He or she takes a hard look at their life and realizes how important it is to be honest with themself and God. The psalm says that admitting our mistakes to ourselves is a crucial step on the way to being blessed. We have to confront ourselves before we can be experience true blessing. Because, really, when it comes to sin, we may be able to fool ourselves, but we can’t fool God. God knows our hearts. God already knows our sins. When we confess our sins we are not giving God any new information.
God already knows your heart. The question is, do you?

Our second reading, Jesus’ parable of the prodigal son, is about two young men who don’t know their hearts. Both sons are known and loved by their father and they both are blind to the sin within them. In fact, in some parts of the world this parable is called the lost sons, plural. Let’s look at them to see why.
The older brother—the one we might be tempted to call good—is the moralistic rule follower. He never stops working to ask for nice things or show love to his father because he wants to be sure he’s worthy of the inheritance. He sees his father’s love in the same way he sees the money and property—as finite and limited. He doesn’t trust the father will give it to him so he works to earn it. He leaves no room for the generosity of the father because he’s slaving away at being obedient and faithful.
The younger brother is an immoral squanderer of his father’s love and property. His problem is that he doesn’t value the love of his father and takes it for granted. He abandons his family in pursuit of pleasure, devouring his inheritance with prostitutes. He gets low as he could go.  He’s so far down on the moral scale he’s in the mud longing for the food the pigs eat.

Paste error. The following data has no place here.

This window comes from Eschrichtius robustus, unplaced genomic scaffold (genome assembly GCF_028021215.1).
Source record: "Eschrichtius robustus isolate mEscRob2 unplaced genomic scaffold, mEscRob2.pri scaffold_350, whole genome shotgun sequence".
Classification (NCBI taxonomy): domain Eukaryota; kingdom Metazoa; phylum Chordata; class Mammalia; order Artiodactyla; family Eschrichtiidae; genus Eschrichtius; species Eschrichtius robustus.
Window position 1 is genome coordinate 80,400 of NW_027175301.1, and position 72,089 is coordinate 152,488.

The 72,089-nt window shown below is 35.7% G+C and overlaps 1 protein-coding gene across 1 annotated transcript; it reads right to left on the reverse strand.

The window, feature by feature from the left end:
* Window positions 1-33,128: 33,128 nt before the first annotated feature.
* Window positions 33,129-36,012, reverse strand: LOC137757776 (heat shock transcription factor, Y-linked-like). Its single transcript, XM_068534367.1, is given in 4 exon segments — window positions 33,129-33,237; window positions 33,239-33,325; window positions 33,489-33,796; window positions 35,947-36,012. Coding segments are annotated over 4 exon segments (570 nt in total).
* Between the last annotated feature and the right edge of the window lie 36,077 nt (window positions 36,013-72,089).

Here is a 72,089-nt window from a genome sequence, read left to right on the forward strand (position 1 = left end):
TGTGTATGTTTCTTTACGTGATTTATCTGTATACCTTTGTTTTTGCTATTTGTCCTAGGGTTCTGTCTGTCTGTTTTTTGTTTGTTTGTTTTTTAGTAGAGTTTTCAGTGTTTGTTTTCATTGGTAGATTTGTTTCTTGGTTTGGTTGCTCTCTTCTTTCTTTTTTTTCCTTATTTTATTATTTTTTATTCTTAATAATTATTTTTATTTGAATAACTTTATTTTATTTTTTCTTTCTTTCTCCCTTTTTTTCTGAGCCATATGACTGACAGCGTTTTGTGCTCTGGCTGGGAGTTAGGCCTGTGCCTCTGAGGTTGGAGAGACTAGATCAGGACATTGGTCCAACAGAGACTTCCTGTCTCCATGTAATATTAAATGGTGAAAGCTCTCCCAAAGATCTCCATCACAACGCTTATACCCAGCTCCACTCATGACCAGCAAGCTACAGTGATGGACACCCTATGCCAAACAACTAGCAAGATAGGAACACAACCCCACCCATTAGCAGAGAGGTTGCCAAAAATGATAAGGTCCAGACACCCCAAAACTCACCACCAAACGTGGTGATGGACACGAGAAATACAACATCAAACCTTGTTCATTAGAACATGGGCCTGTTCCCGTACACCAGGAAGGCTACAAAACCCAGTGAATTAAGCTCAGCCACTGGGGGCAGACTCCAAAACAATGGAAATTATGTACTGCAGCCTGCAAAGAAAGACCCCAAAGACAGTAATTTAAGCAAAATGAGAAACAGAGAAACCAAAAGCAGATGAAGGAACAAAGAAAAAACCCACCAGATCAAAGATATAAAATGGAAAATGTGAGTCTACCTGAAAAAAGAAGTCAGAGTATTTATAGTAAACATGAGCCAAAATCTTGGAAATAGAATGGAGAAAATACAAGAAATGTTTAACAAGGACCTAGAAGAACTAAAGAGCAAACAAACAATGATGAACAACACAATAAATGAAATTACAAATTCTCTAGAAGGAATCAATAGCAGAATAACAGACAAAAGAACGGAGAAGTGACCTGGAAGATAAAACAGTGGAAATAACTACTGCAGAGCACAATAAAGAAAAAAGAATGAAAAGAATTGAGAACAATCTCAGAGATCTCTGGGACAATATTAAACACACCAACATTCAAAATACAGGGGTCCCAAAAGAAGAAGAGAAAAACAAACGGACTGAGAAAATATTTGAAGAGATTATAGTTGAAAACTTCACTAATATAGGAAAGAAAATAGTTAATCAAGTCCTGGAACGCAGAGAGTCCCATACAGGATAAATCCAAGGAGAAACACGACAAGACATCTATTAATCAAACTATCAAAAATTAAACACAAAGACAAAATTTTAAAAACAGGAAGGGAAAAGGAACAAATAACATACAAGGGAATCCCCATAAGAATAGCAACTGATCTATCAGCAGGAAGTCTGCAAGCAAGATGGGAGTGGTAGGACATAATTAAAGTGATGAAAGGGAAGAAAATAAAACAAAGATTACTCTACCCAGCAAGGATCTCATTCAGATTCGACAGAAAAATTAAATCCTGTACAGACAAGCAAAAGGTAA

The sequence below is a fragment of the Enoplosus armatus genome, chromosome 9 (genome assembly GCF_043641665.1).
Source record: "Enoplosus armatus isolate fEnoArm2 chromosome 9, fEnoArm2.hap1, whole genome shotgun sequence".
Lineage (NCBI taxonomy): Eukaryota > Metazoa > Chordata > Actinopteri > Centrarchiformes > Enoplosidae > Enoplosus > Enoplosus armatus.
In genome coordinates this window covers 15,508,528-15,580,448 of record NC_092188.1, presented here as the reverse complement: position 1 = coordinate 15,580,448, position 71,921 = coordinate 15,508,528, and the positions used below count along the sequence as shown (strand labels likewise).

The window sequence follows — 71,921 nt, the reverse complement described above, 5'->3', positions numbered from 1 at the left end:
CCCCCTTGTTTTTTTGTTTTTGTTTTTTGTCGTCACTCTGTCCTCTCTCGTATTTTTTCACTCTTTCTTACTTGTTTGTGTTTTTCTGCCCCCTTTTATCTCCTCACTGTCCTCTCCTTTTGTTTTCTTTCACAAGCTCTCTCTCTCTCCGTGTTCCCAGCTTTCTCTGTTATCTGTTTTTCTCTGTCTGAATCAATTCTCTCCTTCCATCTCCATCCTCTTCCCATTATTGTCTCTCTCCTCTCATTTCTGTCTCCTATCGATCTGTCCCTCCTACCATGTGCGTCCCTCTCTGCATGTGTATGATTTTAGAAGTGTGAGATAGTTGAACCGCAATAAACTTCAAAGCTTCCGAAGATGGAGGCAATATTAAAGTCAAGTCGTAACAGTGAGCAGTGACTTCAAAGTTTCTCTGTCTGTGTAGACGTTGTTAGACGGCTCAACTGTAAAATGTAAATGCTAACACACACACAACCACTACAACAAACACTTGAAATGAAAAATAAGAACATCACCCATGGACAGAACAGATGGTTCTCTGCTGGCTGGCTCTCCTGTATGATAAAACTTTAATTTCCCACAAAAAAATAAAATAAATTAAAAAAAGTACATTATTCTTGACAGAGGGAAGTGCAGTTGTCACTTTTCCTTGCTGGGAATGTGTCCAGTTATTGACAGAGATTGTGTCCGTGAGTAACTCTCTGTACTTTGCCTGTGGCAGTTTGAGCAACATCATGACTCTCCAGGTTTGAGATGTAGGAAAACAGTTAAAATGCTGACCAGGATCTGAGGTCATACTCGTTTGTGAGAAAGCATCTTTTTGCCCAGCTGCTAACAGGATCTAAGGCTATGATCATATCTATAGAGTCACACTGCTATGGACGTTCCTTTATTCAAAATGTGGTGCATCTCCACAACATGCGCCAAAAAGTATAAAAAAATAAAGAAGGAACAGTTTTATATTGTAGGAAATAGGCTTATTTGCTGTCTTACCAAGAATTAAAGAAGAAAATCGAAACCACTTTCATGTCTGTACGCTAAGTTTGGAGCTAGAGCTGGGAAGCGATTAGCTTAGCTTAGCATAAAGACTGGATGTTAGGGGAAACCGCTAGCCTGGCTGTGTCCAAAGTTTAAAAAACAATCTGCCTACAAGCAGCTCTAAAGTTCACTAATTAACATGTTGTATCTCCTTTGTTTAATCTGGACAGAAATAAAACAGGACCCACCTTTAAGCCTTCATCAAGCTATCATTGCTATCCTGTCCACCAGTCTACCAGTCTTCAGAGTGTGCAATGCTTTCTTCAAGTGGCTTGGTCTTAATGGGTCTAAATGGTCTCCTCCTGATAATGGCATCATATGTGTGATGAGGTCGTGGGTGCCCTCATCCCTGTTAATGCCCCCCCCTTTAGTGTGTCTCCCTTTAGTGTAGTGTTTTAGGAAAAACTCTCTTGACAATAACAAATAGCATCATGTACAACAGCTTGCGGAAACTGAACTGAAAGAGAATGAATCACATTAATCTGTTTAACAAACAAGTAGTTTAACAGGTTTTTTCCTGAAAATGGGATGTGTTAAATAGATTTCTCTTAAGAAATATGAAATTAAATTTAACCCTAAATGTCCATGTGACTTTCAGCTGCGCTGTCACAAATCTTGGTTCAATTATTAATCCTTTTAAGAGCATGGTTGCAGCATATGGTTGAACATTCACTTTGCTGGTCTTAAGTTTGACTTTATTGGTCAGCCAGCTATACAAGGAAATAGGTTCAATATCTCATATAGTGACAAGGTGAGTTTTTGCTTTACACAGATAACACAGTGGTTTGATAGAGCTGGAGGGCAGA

At this low point the party son forms a plan to return and waltzes back into the family. Everyone is overjoyed to see him. Everyone except his older brother. The brother who was there the whole time. The brother who has been caring for the father and the property. The brother who has been faithful and obedient becomes angry and pouty.
When we read the story closely we discover that it’s not just the younger son who is lost and distant from the father. Both of the sons are deceiving themselves.
The older brother always does the right thing, but he doesn’t do it with the right spirit. He’s righteous and obedient to the point of feeling like a slave. He’s follows the rules and thinks he deserves to be #blessed for doing so.
But who was the older brother really working so hard for? His father? Or was he doing it for himself to be sure he got the inheritance? He mistakes obedience for love and self-righteousness for real righteousness, and he doesn’t even realize it. He’s using his obedience to manipulate his father into giving him the inheritance. His true motives come out when his younger brother comes home to a party. He’s bitter and angry because he feels he deserved to be blessed with the fatted calf. He distances himself from his father by refusing to go in to the party. So the father goes out to him and promises to give him all that he has.
On the other hand, the young son sins boldly. When things get bad, he longs for what the father offers and so he decides to return home and confess. This looks like a good thing—a righteous act. But why does he do it? Look at verse 17—He says, How many of my father’s hired servants have food to spare, and here I am starving to death!
The younger brother doesn’t go home out of love for his father. He decides to confess because he’s hungry. He adopts a false righteousness so that his father will feed him.  The younger brother appears to go through the right motions, but is where is his heart, really? The younger son plans an elaborate confession so that he could be #blessed with food.